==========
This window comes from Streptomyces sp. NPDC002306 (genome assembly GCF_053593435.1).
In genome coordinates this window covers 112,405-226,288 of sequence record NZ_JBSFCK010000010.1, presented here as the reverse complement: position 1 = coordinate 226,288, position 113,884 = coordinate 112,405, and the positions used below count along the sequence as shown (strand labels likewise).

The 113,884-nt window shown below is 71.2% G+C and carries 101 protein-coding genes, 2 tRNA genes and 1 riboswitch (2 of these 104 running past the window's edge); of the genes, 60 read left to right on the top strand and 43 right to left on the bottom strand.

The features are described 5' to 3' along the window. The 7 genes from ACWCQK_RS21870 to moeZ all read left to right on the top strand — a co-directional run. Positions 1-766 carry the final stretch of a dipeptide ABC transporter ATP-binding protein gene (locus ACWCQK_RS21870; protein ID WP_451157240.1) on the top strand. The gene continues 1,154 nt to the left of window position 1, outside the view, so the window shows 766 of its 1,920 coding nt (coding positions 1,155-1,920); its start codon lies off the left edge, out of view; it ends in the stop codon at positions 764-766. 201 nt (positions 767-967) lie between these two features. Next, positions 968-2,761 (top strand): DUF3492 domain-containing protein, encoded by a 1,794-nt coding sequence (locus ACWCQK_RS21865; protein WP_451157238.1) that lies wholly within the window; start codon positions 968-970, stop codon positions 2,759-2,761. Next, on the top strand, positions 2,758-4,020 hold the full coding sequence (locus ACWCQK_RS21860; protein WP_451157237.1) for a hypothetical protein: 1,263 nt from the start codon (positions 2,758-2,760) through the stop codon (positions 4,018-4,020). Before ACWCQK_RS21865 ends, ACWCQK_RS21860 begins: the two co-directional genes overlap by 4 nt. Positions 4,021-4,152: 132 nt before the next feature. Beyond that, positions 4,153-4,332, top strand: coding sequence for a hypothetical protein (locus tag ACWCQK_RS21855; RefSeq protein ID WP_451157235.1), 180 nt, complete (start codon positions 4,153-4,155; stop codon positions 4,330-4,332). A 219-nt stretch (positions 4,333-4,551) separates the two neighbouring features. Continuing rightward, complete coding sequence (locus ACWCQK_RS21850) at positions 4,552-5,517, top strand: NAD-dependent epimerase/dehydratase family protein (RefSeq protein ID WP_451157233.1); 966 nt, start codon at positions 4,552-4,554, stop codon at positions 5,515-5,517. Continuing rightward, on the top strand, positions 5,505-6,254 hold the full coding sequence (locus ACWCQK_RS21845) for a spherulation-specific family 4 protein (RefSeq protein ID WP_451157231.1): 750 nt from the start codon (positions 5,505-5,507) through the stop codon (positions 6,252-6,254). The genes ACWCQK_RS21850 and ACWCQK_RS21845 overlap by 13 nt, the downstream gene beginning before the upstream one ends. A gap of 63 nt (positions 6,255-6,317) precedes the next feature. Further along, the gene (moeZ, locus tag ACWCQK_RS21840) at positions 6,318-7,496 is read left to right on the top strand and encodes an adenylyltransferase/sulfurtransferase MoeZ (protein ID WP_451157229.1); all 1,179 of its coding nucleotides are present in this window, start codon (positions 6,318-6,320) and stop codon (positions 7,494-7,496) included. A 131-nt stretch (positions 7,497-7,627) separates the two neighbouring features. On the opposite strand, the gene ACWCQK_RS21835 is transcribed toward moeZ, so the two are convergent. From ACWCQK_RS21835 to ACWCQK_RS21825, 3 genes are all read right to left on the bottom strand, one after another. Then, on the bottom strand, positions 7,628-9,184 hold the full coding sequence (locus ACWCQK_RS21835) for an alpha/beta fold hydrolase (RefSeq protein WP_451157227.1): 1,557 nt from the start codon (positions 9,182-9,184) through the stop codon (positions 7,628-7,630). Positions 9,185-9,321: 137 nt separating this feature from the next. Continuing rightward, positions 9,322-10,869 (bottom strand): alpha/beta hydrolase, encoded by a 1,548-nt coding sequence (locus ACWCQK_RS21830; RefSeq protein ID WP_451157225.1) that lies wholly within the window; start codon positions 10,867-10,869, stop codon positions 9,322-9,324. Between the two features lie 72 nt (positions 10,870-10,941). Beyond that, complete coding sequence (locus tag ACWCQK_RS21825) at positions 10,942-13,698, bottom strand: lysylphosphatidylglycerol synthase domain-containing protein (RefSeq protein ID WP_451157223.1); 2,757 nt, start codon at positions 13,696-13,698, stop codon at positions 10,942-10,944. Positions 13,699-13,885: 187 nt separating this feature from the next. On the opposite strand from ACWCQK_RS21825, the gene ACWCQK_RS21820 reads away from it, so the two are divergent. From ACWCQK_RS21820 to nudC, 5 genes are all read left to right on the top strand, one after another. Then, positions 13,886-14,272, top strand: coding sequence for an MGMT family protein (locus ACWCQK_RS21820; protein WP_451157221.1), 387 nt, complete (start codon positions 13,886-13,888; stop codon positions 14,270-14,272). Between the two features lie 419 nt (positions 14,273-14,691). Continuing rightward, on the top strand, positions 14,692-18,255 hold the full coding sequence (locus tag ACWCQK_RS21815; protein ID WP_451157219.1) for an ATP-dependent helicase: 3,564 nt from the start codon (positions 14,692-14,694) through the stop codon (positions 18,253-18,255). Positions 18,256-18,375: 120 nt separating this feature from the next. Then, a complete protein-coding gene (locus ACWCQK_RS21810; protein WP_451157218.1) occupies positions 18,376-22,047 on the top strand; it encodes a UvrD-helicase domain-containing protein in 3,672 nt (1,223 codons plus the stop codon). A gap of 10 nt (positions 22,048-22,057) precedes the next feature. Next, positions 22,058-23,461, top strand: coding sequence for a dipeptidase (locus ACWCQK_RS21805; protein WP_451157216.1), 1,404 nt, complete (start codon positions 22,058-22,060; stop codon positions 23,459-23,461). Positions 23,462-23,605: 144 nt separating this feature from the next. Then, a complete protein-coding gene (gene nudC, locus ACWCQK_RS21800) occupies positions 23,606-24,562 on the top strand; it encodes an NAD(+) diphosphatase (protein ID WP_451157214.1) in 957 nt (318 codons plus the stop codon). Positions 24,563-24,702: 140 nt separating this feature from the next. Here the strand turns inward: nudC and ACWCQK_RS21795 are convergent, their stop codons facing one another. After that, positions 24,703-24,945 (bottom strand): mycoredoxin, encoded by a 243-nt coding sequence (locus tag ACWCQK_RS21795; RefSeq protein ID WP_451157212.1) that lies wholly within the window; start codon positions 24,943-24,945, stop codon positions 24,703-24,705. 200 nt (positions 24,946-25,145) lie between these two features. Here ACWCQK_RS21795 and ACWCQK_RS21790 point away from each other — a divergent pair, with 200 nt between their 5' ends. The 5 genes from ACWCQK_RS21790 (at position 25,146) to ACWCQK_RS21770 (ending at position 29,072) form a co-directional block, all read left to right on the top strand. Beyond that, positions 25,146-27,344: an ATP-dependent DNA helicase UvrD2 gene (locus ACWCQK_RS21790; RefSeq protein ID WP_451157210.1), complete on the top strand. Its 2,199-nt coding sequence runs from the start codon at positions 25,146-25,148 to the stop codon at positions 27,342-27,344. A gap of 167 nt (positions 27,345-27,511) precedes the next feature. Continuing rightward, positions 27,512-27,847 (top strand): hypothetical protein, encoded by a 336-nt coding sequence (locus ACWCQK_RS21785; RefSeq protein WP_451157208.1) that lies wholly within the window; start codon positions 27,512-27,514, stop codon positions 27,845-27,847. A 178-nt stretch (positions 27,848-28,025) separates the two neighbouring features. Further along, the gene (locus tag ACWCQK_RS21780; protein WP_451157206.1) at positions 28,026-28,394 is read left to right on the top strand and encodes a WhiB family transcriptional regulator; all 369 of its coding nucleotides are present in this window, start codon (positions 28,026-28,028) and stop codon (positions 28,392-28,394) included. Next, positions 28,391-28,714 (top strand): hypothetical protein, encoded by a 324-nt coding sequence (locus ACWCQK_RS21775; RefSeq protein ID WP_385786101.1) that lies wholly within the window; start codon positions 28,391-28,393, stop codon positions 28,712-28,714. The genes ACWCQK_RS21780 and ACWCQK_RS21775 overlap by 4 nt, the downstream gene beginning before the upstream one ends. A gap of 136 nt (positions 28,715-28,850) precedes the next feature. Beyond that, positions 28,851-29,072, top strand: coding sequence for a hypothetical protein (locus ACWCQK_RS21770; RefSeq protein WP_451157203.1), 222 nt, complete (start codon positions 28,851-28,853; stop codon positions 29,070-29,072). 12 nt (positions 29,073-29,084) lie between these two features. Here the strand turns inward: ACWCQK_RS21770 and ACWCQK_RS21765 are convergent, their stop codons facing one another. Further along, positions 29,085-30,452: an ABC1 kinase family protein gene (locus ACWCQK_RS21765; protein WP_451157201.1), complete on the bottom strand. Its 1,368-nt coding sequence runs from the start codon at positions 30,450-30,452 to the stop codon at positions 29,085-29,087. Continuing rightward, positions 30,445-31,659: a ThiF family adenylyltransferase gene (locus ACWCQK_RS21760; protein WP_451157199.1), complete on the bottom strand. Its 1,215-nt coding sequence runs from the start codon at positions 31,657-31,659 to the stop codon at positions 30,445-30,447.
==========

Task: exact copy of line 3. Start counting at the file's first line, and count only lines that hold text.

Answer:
The 113,884-nt window shown below is 71.2% G+C and carries 101 protein-coding genes, 2 tRNA genes and 1 riboswitch (2 of these 104 running past the window's edge); of the genes, 60 read left to right on the top strand and 43 right to left on the bottom strand.